Oil jumps above US$92 as Syria conflict, North Sea shutdowns raise concern

NEW YORK, N.Y. – The price of oil rose more than three per cent Tuesday on concerns about supplies from the Middle East and the North Sea.

Benchmark West Texas Intermediate crude gained $2.86, or 3.2 per cent, to US$92.19 a barrel in afternoon trading in New York. In London, Brent crude, which is used to price international varieties of oil, rose $2.38, or 2.1 per cent, to US$114.20 a barrel.

Analysts said that some North Sea oil rigs have been slow to resume production after undergoing maintenance. There is also concern that tensions between Turkey and Syria could escalate and disrupt supplies from the Middle East. The Middle East and North Africa account for about a third of global oil production.

Saudi Arabia’s oil minister tried to ease concerns about supply. Ali al-Naimi told reporters that his country now pumps around 10 million barrels a day, and said its production capacity of more than 12 million barrels is sufficient to meet any world demand.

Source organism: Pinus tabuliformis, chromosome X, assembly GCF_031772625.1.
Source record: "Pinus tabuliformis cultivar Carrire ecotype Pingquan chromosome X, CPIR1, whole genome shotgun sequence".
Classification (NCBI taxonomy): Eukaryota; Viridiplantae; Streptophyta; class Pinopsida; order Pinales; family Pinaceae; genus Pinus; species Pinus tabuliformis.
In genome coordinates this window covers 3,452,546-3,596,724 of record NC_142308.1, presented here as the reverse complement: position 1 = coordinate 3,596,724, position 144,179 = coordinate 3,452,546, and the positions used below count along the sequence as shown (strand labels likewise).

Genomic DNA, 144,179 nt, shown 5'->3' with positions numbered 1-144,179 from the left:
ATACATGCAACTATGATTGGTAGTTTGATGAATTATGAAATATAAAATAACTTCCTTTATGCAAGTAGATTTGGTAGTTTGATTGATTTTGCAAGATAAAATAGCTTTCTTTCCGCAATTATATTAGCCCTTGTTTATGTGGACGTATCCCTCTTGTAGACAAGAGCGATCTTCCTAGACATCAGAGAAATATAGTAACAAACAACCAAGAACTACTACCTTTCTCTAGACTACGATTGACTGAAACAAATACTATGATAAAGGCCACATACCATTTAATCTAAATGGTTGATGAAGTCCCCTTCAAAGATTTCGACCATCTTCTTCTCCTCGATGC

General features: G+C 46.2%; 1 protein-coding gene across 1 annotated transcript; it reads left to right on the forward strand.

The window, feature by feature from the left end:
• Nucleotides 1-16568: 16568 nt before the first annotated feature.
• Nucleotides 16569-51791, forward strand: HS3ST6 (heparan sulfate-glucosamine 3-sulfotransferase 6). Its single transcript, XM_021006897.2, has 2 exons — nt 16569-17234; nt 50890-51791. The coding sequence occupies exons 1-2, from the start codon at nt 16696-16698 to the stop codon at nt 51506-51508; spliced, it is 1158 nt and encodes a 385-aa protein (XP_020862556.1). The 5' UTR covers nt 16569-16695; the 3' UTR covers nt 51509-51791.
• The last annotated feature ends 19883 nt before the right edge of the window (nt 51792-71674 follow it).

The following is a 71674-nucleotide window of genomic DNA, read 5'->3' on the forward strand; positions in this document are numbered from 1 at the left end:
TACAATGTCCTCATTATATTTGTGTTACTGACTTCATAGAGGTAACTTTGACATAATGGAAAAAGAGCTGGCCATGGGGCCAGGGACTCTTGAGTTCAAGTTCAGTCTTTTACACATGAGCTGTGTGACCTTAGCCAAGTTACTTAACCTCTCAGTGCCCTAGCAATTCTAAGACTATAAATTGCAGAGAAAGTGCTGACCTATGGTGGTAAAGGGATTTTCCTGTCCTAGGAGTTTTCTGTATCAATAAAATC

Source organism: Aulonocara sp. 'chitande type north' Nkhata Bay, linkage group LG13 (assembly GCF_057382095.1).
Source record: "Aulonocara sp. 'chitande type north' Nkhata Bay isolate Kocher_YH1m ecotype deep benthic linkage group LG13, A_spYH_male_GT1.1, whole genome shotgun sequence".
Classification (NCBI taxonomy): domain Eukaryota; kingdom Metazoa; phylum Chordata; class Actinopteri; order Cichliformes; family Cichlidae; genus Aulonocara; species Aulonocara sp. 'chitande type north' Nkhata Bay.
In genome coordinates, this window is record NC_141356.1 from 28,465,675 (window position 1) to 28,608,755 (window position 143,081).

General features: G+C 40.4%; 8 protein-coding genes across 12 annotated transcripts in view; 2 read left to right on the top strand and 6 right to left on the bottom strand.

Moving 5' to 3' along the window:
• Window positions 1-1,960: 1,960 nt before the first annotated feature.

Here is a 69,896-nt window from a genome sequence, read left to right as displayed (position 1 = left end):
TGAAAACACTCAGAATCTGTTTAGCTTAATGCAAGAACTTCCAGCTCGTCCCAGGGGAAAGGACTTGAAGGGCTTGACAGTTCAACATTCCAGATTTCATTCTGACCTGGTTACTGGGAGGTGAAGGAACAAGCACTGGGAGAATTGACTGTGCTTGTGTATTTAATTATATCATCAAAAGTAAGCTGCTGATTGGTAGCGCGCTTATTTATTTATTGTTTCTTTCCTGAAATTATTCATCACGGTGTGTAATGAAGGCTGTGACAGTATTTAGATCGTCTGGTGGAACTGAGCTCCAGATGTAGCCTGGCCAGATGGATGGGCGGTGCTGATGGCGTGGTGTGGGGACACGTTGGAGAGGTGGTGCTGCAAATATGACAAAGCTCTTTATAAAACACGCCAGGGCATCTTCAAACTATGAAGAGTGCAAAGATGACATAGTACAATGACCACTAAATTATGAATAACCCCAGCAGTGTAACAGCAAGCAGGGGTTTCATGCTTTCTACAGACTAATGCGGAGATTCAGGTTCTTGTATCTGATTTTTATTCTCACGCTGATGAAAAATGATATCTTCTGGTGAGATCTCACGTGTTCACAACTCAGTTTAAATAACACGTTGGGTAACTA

Worries about supplies also seemed to trump bearish news from the International Monetary Fund. The international lending organization cut its global growth forecast to 3.3 per cent for this year from 3.5 per cent and said advanced economies are at the risk of another recession.

In other energy futures trading in New York, wholesale gasoline rose eight cents, or 2.6 per cent, to US$2.97 a U.S. gallon (3.79 litres), natural gas rose two cents to US$3.42 per 1,000 cubic feet and heating oil advanced six cents to US$3.20 a gallon.